162. Fang, Y.; Garnier, D.; Lee, T.H.; D’Asti, E.; Montermini, L.; Meehan, B.; Rak, J. PML-RARa modulates the vascular signature of extracellular vesicles released by acute promyelocytic leukemia cells. Angiogenesis 2016, 19, 25–38.
  163. Frantz, C.; Stewart, K.M.; Weaver, V.M. The extracellular matrix at a glance. J. Cell Sci. 2010, 123, 4195–4200.
  164. Karamanos, N.K.; Theocharis, A.D.; Piperigkou, Z.; Manou, D.; Passi, A.; Skandalis, S.S.; Vynios, D.H.; Orian-Rousseau, V.; Ricard-Blum, S.; Schmelzer, C.E.H.; et al. A guide to the composition and functions of the extracellular matrix. FEBS J. 2021, 288, 6850–6912.
  165. Dolega, M.E.; Monnier, S.; Brunel, B.; Joanny, J.F.; Recho, P.; Cappello, G. Extracellular matrix in multicellular aggregates acts as a pressure sensor controlling cell proliferation and motility. Elife 2021, 10, e63258.
  166. Patel, N.J.; Ashraf, A.; Chung, E.J. Extracellular Vesicles as Regulators of the Extracellular Matrix. Bioengineering 2023, 10, 136.
  167. Sheta, M.; Taha, E.A.; Lu, Y.; Eguchi, T. Extracellular Vesicles: New Classification and Tumor Immunosuppression. Biology 2023, 12, 110.
  168. Purushothaman, A.; Bandari, S.K.; Liu, J.; Mobley, J.A.; Brown, E.E.; Sanderson, R.D. Fibronectin on the Surface of Myeloma Cell-derived Exosomes Mediates Exosome-Cell Interactions. J. Biol. Chem. 2016, 291, 1652–1663.
  169. Redzic, J.S.; Kendrick, A.A.; Bahmed, K.; Dahl, K.D.; Pearson, C.G.; Robinson, W.A.; Robinson, S.E.; Graner, M.W.; Eisenmesser, E.Z. Extracellular vesicles secreted from cancer cell lines stimulate secretion of MMP-9, IL-6, TGF-beta1 and EMMPRIN. PLoS ONE 2013, 8, e71225.
  170. Hansen, H.P.; Engels, H.M.; Dams, M.; Paes Leme, A.F.; Pauletti, B.A.; Simhadri, V.L.; Durkop, H.; Reiners, K.S.; Barnert, S.; Engert, A.; et al. Protrusion-guided extracellular vesicles mediate CD30 trans-signalling in the microenvironment of Hodgkin’s lymphoma. J. Pathol. 2014, 232, 405–414.
  171. Mugnaini, E.N.; Ghosh, N. Lymphoma. Prim. Care Clin. Off. Pract. 2016, 43, 661–675.
  172. Cordone, I.; Masi, S.; Giannarelli, D.; Pasquale, A.; Conti, L.; Telera, S.; Pace, A.; Papa, E.; Marino, M.; de Fabritiis, P.; et al. Major Differences in Lymphocyte Subpopulations Between Cerebrospinal Fluid and Peripheral Blood in Non-Hodgkin Lymphoma Without Leptomeningeal Involvement: Flow Cytometry Evidence of a Cerebral Lymphatic System. Front. Oncol. 2021, 11, 685786.
  173. Kulka, M.; Brennan, K.; Mc Gee, M. Investigation of canine extracellular vesicles in diffuse large B-cell lymphomas. PLoS ONE 2022, 17, e0274261.
  174. Matthiesen, R.; Gameiro, P.; Henriques, A.; Bodo, C.; Moraes, M.C.S.; Costa-Silva, B.; Cabecadas, J.; Gomes da Silva, M.; Beck, H.C.; Carvalho, A.S. Extracellular Vesicles in Diffuse Large B Cell Lymphoma: Characterization and Diagnostic Potential. Int. J. Mol. Sci. 2022, 23, 3327.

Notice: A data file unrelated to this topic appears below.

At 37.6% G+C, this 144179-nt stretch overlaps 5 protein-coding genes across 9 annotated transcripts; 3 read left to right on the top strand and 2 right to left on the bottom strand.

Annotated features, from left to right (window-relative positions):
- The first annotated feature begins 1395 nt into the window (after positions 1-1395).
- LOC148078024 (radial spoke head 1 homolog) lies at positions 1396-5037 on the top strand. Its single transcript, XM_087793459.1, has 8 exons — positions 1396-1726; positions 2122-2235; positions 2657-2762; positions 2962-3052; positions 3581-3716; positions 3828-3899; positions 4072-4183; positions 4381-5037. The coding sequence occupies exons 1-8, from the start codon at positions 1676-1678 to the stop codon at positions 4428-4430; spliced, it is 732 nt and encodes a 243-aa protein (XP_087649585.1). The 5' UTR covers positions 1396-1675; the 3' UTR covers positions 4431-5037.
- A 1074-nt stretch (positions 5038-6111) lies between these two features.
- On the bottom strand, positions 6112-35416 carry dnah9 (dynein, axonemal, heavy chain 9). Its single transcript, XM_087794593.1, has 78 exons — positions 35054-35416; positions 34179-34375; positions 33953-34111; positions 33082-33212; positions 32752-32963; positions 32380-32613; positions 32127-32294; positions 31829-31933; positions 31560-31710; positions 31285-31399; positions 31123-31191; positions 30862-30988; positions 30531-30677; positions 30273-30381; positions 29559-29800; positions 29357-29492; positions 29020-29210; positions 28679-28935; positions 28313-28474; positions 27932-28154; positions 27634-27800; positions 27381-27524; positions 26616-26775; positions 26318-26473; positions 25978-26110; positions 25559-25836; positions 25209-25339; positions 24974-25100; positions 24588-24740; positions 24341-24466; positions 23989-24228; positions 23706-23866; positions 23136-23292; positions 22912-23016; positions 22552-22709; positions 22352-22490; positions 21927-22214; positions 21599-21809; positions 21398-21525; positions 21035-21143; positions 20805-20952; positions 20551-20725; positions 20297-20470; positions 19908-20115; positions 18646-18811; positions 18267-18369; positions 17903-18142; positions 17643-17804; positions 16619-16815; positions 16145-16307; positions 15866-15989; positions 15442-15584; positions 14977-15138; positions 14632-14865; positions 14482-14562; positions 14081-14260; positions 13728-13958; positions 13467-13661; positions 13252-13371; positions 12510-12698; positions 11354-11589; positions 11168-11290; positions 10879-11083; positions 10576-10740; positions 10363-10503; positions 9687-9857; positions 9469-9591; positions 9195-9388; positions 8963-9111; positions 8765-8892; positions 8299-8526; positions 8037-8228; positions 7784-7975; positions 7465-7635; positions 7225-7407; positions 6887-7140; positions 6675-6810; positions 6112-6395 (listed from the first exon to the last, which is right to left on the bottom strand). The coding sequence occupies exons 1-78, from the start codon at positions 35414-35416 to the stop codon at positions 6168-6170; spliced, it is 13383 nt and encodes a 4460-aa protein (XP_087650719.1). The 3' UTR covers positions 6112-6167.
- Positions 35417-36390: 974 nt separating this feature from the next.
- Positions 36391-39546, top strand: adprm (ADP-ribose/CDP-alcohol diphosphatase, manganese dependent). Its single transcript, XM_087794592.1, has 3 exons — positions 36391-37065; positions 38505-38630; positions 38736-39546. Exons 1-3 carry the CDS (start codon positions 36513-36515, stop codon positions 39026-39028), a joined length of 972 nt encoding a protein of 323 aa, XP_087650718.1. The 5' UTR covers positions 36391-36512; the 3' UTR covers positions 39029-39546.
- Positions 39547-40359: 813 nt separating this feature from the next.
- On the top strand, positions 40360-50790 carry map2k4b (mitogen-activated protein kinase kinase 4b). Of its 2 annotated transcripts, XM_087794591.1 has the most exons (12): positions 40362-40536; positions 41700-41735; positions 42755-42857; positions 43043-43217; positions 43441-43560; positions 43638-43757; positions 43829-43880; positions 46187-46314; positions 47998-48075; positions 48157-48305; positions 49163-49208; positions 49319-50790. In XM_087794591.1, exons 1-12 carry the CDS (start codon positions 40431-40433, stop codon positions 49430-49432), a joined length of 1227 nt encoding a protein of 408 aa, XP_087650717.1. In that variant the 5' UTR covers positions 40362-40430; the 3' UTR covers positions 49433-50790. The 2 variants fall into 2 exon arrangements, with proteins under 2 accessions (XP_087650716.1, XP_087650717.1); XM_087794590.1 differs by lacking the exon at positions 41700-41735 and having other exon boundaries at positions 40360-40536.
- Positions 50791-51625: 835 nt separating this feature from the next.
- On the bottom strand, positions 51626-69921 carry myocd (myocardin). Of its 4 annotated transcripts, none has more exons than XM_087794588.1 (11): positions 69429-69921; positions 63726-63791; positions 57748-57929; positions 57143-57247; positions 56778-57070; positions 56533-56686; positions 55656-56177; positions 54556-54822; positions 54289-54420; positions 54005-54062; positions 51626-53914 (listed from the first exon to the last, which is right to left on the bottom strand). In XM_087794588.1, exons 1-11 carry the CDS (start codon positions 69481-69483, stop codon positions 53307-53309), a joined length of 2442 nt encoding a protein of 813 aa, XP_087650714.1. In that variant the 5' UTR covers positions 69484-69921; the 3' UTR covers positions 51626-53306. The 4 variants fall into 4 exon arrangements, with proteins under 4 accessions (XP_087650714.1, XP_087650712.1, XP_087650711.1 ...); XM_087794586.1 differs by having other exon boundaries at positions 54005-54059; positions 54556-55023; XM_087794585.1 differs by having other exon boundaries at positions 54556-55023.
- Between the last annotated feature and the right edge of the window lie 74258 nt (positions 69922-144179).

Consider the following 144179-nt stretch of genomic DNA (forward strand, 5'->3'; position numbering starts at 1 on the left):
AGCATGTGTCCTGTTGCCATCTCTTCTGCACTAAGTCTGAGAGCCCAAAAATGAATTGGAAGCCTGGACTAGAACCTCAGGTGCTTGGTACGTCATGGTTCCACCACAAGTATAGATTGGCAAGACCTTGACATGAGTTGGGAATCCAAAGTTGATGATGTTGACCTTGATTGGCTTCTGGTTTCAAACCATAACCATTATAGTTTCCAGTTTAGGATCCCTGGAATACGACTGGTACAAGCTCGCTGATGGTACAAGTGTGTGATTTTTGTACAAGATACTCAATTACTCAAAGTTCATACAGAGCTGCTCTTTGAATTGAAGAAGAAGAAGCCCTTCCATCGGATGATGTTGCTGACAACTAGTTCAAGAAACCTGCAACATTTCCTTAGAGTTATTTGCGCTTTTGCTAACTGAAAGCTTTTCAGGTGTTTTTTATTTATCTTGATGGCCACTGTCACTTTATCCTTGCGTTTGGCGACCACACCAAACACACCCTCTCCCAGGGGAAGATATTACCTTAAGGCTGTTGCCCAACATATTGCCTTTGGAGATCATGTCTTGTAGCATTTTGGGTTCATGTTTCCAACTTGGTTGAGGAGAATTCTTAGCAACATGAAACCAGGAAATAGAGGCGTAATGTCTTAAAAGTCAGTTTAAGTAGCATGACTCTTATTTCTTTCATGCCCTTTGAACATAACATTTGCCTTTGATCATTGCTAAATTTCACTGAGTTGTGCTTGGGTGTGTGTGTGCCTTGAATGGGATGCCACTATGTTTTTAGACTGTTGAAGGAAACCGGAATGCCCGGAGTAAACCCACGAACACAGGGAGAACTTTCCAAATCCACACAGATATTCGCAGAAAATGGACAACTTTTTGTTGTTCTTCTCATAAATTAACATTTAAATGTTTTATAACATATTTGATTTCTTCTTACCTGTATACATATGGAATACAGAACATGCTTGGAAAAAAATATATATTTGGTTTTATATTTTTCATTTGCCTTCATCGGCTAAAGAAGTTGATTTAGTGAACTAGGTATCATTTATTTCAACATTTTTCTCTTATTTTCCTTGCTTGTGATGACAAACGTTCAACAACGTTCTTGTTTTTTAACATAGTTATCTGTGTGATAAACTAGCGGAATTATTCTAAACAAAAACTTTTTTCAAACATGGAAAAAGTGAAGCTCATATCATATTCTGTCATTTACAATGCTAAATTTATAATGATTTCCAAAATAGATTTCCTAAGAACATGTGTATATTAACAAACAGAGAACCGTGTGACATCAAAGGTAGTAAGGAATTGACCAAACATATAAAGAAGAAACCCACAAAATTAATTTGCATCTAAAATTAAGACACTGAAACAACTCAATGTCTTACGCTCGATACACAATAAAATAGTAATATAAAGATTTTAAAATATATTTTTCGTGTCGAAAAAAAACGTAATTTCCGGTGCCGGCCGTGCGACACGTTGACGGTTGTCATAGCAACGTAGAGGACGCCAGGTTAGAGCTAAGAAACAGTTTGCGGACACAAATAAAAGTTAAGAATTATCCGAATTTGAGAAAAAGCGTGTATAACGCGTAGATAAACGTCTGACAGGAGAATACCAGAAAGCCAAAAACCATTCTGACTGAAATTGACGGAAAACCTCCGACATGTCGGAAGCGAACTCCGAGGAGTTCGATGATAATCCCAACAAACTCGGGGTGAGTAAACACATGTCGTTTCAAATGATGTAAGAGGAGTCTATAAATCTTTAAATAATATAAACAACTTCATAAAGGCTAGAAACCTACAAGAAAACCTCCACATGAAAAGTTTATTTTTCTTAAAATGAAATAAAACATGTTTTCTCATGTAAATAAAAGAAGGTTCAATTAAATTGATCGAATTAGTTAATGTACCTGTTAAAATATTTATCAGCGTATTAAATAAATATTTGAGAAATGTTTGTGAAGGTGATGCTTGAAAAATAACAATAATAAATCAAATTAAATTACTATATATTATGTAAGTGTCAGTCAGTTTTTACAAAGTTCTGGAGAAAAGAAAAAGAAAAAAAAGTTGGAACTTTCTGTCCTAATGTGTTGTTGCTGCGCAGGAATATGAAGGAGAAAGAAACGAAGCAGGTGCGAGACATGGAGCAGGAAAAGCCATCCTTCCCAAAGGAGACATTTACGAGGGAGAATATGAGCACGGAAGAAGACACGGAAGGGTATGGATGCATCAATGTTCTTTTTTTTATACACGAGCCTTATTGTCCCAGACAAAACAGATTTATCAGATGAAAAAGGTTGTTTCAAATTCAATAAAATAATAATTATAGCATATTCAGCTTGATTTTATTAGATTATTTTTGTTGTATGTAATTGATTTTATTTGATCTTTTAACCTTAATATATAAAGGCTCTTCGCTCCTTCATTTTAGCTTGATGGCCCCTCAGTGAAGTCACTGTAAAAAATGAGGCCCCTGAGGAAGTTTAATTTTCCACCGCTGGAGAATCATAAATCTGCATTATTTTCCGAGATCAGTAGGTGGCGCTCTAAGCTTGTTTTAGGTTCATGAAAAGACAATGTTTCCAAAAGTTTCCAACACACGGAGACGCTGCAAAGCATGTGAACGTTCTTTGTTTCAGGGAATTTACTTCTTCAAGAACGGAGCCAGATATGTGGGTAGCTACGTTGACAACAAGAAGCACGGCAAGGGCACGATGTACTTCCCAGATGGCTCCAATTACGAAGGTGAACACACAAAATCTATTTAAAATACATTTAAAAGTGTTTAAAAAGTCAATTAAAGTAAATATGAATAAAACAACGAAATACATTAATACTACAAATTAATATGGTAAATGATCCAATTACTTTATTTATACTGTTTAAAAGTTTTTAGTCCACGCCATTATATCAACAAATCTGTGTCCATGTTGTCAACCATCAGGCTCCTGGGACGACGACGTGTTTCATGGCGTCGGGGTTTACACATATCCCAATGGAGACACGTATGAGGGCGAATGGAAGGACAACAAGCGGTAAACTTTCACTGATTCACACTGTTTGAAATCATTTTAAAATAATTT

175. Higuchi, H.; Yamakawa, N.; Imadome, K.I.; Yahata, T.; Kotaki, R.; Ogata, J.; Kakizaki, M.; Fujita, K.; Lu, J.; Yokoyama, K.; et al. Role of exosomes as a proinflammatory mediator in the development of EBV-associated lymphoma. Blood 2018, 131, 2552–2567.
  176. Yang, J.; Li, W.; He, X.; Zhang, G.; Yue, L.; Chai, Y. VEGF overexpression is a valuable prognostic factor for non-Hodgkin’s lymphoma evidence from a systemic meta-analysis. Dis. Markers 2015, 2015, 786790.
  177. Kudo, K.; Miki, Y.; Carreras, J.; Nakayama, S.; Nakamoto, Y.; Ito, M.; Nagashima, E.; Yamamoto, K.; Higuchi, H.; Morita, S.Y.; et al. Secreted phospholipase A(2) modifies extracellular vesicles and accelerates B cell lymphoma. Cell Metab. 2022, 34, 615–633.e618.
  178. Dorsam, B.; Bosl, T.; Reiners, K.S.; Barnert, S.; Schubert, R.; Shatnyeva, O.; Zigrino, P.; Engert, A.; Hansen, H.P.; von Strandmann, E.P. Hodgkin Lymphoma-Derived Extracellular Vesicles Change the Secretome of Fibroblasts Toward a CAF Phenotype. Front. Immunol. 2018, 9, 1358.
  179. Maltoni, F.; Ciardiello, C.; Nanni, L.; Barone, M.; Narimanfar, G.; Casadei, B.; Argnani, L.; Broccoli, A.; Forte, D.; Budillon, A.; et al. Critical Role of Hodgkin Lymphoma Cells-Derived Large and Small Extracellular Vesicles in the Regulation of the Immune-Inflammatory Microenvironment. Blood 2022, 140, 11509–11511.
  180. Repetto, O.; Lovisa, F.; Elia, C.; Enderle, D.; Romanato, F.; Buffardi, S.; Sala, A.; Pillon, M.; Steffan, A.; Burnelli, R.; et al. Proteomic Exploration of Plasma Exosomes and Other Small Extracellular Vesicles in Pediatric Hodgkin Lymphoma: A Potential Source of Biomarkers for Relapse Occurrence. Diagnostics 2021, 11, 917.
  181. Rutherford, S.C.; Fachel, A.A.; Li, S.; Sawh, S.; Muley, A.; Ishii, J.; Saxena, A.; Dominguez, P.M.; Caldas Lopes, E.; Agirre, X.; et al. Extracellular vesicles in DLBCL provide abundant clues to aberrant transcriptional programming and genomic alterations. Blood 2018, 132, e13–e23.
  182. Li, J.W.; Shi, D.; Wan, X.C.; Hu, J.; Su, Y.F.; Zeng, Y.P.; Hu, Z.J.; Yu, B.H.; Zhang, Q.L.; Wei, P.; et al. Universal extracellular vesicles and PD-L1+ extracellular vesicles detected by single molecule array technology as circulating biomarkers for diffuse large B cell lymphoma. Oncoimmunology 2021, 10, 1995166.
  183. Zhang, L.; Zhou, S.; Zhou, T.; Li, X.; Tang, J. Potential of the tumor-derived extracellular vesicles carrying the miR-125b-5p target TNFAIP3 in reducing the sensitivity of diffuse large B cell lymphoma to rituximab. Int. J. Oncol. 2021, 58, 31.
  184. Tang, J.; Hu, P.; Zhou, S.; Zhou, T.; Li, X.; Zhang, L. Lymphoma cell-derived extracellular vesicles inhibit autophagy and apoptosis to promote lymphoma cell growth via the microRNA-106a/Beclin1 axis. Cell Cycle 2022, 21, 1280–1293.
Subjects: Cell Biology
Contributors MDPI registered users' name will be linked to their SciProfiles pages. To register with us, please refer to : , ,
View Times: 123
Revisions: 2 times (View History)
Update Date: 13 Jun 2023